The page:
“The system assumes that the account associated with my phone number is not locked and does not allow me to access live support,” Bolos wrote.
Another customer, Don Pertle, called the phone line “a joke”.
And after unsuccessfully trying to restore access to his account, customer Conrad Yiu said, “It looks like they’ve failed every single part.”
A Coinbase spokesperson said in a statement that the company will provide “global phone support for all customers, and live messaging by the end of the year. We aim to be the most trusted and easy-to-use platform in the crypto economy, but we recognize that Some of our customers have experienced challenges with their Coinbase accounts. Improving our customer experience remains a top priority.”
“In most cases, Coinbase does not cover any damages that result from unauthorized access to Coinbase accounts due to a breach,” which is often a phishing attack, the statement said.
Earlier this month, in a note to Coinbase customers, the company revealed that funds were stolen from around 6,000 customers in a phishing attack that took place from March to May 20. The hackers “took advantage of a flaw in Coinbase’s SMS account recovery process. Order to obtain an SMS two-factor authentication token and gain access to your account.”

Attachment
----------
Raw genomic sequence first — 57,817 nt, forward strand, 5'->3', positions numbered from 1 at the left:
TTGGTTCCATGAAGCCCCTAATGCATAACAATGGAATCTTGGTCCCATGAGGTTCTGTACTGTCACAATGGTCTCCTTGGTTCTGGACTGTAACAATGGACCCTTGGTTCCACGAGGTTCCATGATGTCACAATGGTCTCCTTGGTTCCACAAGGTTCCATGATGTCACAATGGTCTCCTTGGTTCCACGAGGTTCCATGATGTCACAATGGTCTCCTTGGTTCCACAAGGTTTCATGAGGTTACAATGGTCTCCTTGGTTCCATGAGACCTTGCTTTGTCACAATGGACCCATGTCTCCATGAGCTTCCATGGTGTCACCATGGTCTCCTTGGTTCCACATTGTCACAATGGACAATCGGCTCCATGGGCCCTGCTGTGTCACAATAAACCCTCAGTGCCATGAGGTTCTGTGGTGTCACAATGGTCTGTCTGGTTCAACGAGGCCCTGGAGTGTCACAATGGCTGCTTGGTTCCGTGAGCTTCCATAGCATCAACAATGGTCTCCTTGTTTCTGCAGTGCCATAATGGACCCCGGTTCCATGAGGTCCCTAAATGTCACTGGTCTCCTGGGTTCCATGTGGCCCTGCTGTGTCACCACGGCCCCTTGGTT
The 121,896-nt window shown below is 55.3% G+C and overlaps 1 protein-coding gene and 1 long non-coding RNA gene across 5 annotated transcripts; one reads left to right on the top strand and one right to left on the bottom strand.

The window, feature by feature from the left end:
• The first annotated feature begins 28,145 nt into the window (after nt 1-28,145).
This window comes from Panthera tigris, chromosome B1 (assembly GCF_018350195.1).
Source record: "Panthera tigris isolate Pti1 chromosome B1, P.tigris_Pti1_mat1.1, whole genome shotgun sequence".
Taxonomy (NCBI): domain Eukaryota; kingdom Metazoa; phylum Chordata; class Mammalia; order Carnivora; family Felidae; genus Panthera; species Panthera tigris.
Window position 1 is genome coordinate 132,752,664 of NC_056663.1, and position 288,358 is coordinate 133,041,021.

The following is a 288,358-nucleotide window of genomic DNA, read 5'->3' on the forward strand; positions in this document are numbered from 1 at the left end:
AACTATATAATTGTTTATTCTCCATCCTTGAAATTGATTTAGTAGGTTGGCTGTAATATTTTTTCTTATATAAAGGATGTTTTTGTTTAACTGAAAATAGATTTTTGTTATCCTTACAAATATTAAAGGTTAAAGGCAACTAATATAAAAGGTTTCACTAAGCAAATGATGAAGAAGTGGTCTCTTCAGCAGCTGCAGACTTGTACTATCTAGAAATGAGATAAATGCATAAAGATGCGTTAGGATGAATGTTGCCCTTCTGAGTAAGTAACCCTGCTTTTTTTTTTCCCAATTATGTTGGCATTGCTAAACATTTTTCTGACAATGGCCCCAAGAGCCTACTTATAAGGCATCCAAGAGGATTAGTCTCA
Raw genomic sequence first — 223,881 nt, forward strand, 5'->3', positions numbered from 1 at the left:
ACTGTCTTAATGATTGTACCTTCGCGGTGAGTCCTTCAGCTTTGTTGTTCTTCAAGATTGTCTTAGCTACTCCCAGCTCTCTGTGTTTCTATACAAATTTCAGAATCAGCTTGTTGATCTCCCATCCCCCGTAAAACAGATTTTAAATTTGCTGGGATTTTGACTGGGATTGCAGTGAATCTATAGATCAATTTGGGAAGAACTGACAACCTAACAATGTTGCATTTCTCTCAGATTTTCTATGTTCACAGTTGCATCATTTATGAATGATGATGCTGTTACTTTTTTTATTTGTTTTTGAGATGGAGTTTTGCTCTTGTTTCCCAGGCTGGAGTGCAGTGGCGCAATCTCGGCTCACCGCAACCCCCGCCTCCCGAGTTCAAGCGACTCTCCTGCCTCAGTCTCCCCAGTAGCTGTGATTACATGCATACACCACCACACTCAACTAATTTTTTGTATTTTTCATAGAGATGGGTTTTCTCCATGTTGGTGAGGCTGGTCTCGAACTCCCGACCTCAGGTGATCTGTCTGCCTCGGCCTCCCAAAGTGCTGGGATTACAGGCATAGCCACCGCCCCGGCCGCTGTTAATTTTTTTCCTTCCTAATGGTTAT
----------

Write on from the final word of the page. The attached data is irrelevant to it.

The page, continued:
A spokesperson for the company said: “We have promptly corrected the flaw and have worked with these customers to regain control of their accounts and reimburse the money they lost. This is rampant, sophisticated phishing.” Attacks are on the rise, and we strongly recommend anyone who uses online financial services to remain vigilant and take the necessary steps to protect their online identity.”
When asked about the security of Coinbase accounts, a spokesperson said, “While some Coinbase customers have unfortunately been victims of phishing attacks and account takeovers, at no time have the attackers breached Coinbase’s security infrastructure. ”
Experts say there are alternative ways to store cryptocurrencies that are essentially hack-proof.